- 'salt/key':
    - /srv/salt/haproxy/react_new_minion.sls

The Reactor then fires a state.sls command targeted to the HAProxy servers and passes the ID of the new minion from the event to the state file via inline Pillar.


{% if data['act'] == 'accept' and data['id'].startswith('web') %}
    - tgt: 'haproxy*'
    - arg:
      - haproxy.refresh_pool
    - kwarg:
          new_minion: {{ data['id'] }}
{% endif %}

The above command is equivalent to the following command at the CLI:

salt 'haproxy*' state.sls haproxy.refresh_pool 'pillar={new_minion: minionid}'

Finally, that data is available in the state file using the normal Pillar lookup syntax. The following example is grabbing web server names and IP addresses from Salt Mine. If this state is invoked from the Reactor then the custom Pillar value from above will be available and the new minion will be added to the pool but with the disabled flag so that HAProxy won't yet direct traffic to it.


{% set new_minion = salt['pillar.get']('new_minion') %}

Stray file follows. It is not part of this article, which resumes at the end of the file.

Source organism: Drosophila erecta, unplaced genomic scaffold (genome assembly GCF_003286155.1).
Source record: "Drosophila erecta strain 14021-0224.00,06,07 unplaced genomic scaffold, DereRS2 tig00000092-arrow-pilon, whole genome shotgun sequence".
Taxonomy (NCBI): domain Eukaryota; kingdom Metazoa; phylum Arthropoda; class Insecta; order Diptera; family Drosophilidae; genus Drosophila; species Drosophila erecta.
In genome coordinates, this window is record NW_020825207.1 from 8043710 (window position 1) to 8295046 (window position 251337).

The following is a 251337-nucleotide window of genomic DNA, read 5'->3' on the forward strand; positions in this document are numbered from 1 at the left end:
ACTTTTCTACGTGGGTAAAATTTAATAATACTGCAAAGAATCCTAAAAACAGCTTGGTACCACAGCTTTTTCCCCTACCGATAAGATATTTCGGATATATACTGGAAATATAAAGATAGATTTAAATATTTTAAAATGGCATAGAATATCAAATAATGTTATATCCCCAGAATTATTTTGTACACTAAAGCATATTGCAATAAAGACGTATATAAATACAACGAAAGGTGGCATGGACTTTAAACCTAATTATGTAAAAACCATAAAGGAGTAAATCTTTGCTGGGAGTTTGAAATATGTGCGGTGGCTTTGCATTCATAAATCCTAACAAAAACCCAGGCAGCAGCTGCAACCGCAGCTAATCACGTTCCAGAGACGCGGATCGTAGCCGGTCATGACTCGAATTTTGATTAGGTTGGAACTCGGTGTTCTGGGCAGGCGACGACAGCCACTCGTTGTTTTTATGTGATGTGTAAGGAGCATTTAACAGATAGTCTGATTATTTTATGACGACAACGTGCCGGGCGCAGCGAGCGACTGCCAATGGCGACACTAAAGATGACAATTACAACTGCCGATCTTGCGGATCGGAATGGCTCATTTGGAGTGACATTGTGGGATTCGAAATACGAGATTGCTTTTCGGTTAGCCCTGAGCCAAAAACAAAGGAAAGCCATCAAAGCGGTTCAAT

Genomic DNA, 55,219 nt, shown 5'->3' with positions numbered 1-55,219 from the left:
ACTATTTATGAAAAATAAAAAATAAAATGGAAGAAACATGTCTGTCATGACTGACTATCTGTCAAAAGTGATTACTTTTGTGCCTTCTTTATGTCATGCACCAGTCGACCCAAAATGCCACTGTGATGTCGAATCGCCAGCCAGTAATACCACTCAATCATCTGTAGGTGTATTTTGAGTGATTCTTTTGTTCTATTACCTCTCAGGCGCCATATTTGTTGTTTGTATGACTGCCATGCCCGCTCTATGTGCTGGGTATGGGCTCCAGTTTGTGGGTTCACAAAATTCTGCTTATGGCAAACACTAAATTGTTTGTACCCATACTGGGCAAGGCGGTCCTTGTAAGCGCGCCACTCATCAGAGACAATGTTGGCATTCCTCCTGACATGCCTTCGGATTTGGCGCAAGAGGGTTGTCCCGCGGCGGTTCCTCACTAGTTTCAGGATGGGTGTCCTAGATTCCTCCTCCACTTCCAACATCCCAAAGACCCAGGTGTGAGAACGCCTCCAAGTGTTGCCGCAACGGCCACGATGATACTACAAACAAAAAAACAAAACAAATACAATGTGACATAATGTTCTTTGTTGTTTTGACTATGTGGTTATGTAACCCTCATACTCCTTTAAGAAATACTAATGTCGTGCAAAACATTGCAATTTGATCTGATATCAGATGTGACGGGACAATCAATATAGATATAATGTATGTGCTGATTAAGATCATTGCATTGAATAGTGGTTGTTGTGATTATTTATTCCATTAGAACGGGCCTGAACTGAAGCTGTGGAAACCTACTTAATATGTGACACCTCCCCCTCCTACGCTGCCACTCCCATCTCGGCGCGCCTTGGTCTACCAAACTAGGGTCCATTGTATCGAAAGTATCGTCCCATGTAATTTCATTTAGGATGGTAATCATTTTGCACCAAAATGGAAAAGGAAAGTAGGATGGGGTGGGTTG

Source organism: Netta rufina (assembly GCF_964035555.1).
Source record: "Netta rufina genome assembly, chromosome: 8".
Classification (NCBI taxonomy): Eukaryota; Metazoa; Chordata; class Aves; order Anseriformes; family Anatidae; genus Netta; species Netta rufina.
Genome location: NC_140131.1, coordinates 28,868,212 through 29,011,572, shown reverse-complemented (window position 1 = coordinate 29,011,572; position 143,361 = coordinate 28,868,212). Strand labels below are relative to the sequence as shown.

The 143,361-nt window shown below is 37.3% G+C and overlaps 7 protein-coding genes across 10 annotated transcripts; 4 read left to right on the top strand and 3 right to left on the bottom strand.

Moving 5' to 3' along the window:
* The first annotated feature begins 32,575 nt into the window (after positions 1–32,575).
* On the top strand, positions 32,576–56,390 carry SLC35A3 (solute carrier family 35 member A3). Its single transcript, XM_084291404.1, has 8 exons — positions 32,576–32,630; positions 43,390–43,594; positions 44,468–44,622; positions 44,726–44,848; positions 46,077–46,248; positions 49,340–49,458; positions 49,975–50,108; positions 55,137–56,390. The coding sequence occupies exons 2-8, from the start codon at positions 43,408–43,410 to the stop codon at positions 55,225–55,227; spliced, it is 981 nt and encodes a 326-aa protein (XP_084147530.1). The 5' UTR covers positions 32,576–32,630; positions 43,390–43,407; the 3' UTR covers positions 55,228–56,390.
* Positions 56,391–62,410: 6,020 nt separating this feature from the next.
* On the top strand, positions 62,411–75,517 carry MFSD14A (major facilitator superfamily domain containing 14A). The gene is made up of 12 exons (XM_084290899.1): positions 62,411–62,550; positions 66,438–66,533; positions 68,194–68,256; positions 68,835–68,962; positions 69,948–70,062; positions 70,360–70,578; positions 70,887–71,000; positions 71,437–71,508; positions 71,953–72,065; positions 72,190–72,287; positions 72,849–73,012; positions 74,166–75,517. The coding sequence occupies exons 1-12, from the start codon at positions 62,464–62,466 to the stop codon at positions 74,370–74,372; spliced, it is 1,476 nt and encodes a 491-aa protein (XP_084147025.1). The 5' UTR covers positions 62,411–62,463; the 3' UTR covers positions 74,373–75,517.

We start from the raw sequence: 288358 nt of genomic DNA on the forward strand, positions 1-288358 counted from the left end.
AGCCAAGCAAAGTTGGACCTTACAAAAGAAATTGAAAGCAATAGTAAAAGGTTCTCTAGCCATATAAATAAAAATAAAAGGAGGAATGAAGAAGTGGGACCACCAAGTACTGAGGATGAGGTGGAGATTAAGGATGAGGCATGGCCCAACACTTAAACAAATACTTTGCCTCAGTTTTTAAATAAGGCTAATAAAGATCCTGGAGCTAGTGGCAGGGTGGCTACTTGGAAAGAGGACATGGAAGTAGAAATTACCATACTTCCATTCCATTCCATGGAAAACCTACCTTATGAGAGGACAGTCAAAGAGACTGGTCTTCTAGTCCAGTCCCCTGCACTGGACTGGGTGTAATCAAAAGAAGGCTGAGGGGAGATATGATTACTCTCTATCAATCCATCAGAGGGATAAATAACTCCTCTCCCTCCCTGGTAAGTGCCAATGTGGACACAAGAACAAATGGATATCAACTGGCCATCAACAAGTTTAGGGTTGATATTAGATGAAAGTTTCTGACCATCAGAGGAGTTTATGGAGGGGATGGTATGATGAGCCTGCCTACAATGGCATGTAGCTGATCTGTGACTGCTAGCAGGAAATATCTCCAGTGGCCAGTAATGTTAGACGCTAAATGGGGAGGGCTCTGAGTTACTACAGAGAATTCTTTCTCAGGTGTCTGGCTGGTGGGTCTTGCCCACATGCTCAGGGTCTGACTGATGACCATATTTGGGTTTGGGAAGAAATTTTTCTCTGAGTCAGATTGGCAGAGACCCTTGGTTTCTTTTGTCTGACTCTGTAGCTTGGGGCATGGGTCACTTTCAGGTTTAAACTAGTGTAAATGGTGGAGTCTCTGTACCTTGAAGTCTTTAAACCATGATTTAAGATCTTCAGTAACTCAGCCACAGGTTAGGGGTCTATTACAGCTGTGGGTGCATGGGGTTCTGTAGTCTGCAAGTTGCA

listen web *:80
    balance source
    {% for server,ip in salt['mine.get']('web*', 'network.interfaces', ['eth0']).items() %}
    {% if server == new_minion %}
    server {{ server }} {{ ip }}:80 disabled
    {% else %}
    server {{ server }} {{ ip }}:80 check
    {% endif %}
    {% endfor %}

6.7. A Complete Example

In this example, we're going to assume that we have a group of servers that will come online at random and need to have keys automatically accepted. We'll also add that we don't want all servers being automatically accepted. For this example, we'll assume that all hosts that have an id that starts with 'ink' will be automatically accepted and have state.highstate executed. On top of this, we're going to add that a host coming up that was replaced (meaning a new key) will also be accepted.

Our master configuration will be rather simple. All minions that attempte to authenticate will match the tag of salt/auth. When it comes to the minion key being accepted, we get a more refined tag that includes the minion id, which we can use for matching.


  - 'salt/auth':
    - /srv/reactor/auth-pending.sls
  - 'salt/minion/ink*/start':
    - /srv/reactor/auth-complete.sls

In this sls file, we say that if the key was rejected we will delete the key on the master and then also tell the master to ssh in to the minion and tell it to restart the minion, since a minion process will die if the key is rejected.